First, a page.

Well… we have been discussing sacred music and its role in the liturgy, and it might occur to someone to ask
“What does all this have to do with Catholic Classical Education?”
“Why are we spending so much time talking about music and the Mass? Can’t we get back to Fabre and Dickens and Shakespeare and Chaucer and Virgil and Thucydides and Euclid and Euripides and Heraclitus and Homer and the Bible?” (incidentally, my Virgil class has been admiring Virgil’s use of polysyndeton- I admit this figure of speech takes some practice especially to avoid the pedantry that it arouses in amateur writers)
The answer of course has to do with the phrase ‘Catholic Classical Education.’ As we have argued before, this phrase is really just a clever code phrase for ‘Catholic Liberal Eucation’ – or rather simply Liberal Education. And Liberal Education is the sort of education that frees men from certain things while at the same time freeing them for other things.
Among the things that Liberal Education frees a man for, are chiefly the actions that he ought to perform when addressing his Creator. Liberal Education frees men so that they will ultimately be able to enjoy the beatific vision.
Or is this an exaggeration?
I realize that everyone has a tendency to rationalize the significance of the project in which he happens to be engaged, but if truth is the end of education, it seems to be no stretch of the truth to assert that the worship of God is the end especially of Liberal education.
Of course the worship of God is the end of every human activity, but I still maintain that the line between Liberal Education and the worship of God is straighter and shorter than say, the line between ‘plumbing’ or ‘farming’ and the worship of God.
No offense to plumbers and farmers here, both of which occupational groups are supremely important to our daily practical existence. As a matter of fact I should substitute the words politicians and lawyers for plumbers and farmers to make the point even clearer.
To put the point simply, Liberal Education frees men for the right and just worship of God. Therefore we need to speak every now and then, with as much clarity as is in the reach of our dim vision, about what the fitting worship of God looks like, so that we who participate in the education of the young might not perpetuate and contribute to ideas and practices and habits which will prove to set obstacles in their paths.
There. I think that was pretty clear.
Now back to Sacred music and the real point of this post, which is nothing other than to present a strong statement by Archbishop Samples of Portland Oregon.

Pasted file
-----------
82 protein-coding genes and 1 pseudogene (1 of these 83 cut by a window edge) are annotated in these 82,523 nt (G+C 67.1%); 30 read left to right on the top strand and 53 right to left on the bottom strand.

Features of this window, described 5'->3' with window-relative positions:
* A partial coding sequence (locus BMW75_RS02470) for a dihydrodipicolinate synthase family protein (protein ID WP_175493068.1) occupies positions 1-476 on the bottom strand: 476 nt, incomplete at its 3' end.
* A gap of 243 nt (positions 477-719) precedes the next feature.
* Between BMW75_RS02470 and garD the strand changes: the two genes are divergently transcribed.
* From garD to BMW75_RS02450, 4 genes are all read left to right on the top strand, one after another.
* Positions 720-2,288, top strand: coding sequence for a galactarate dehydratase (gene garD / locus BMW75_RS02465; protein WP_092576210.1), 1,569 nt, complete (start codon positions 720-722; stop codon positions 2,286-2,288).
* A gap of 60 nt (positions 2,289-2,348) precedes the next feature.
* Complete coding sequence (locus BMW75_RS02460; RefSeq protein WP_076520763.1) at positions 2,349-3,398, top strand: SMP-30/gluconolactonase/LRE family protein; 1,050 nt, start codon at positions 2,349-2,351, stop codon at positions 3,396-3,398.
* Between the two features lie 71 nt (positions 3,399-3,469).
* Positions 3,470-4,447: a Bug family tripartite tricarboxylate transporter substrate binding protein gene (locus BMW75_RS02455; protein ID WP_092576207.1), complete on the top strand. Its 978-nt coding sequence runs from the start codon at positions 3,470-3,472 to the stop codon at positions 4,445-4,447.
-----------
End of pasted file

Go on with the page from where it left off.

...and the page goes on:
“It is clear that the Council calls for the liturgy to be sung. In recent decades we’ve adopted the practice of singing songs at Mass. We take the Mass, and attach four hymns or songs to it. But this is not the Church’s vision. We need to sing the Mass. It is meant to be sung. The texts of the Mass are meant to be sung.
The Church provides us with chant, which is integral to liturgy, and should inspire the music of the Mass. We need to get away from singing songs at Mass and return to singing the Mass. And Gregorian chant is best suited to the Mass.”
I love this. Notice his use of the word integral. It is easy to see that Archbishop Samples is an intelligent man who knows how to follow a truth in principle out to the truth in its consequences.
If sacred music is integral to the Mass, then it follows that “We need to sing the Mass.”
If hair, arms, legs and toe nails are integral parts of the body, then by golly I stand by the position that every body should have hair, arms, legs and toenails!
As a matter of fact I really do not see any reason why there should ever be a Mass anywhere that excludes at least some minimal singing.
I suppose in times of persecution it might be necessary to keep things hush hush, but even then I don’t see why people couldn’t just sing the Kyrie very very quietly.
Note also that the Archbishop distinguishes the kind of music that the Council Fathers envision. Not all ‘spiritual music’ is integral to the Mass, but rather that which clothes
“with suitable melody the liturgical text proposed for the understanding of the faithful”
as Pius X teaches in his Motu Proprio.
Quite obviously the liturgical text spoken about is not the text that we hear when we are asked to sing a “Processional” and an “Offertory Hymn” and a “Communion Song” and a “Recessional.” I suppose by accident one of these hymns might contain a snippet of the liturgical text- but again only by accident.
Time to dust off our Gradulales and Libers and get to work.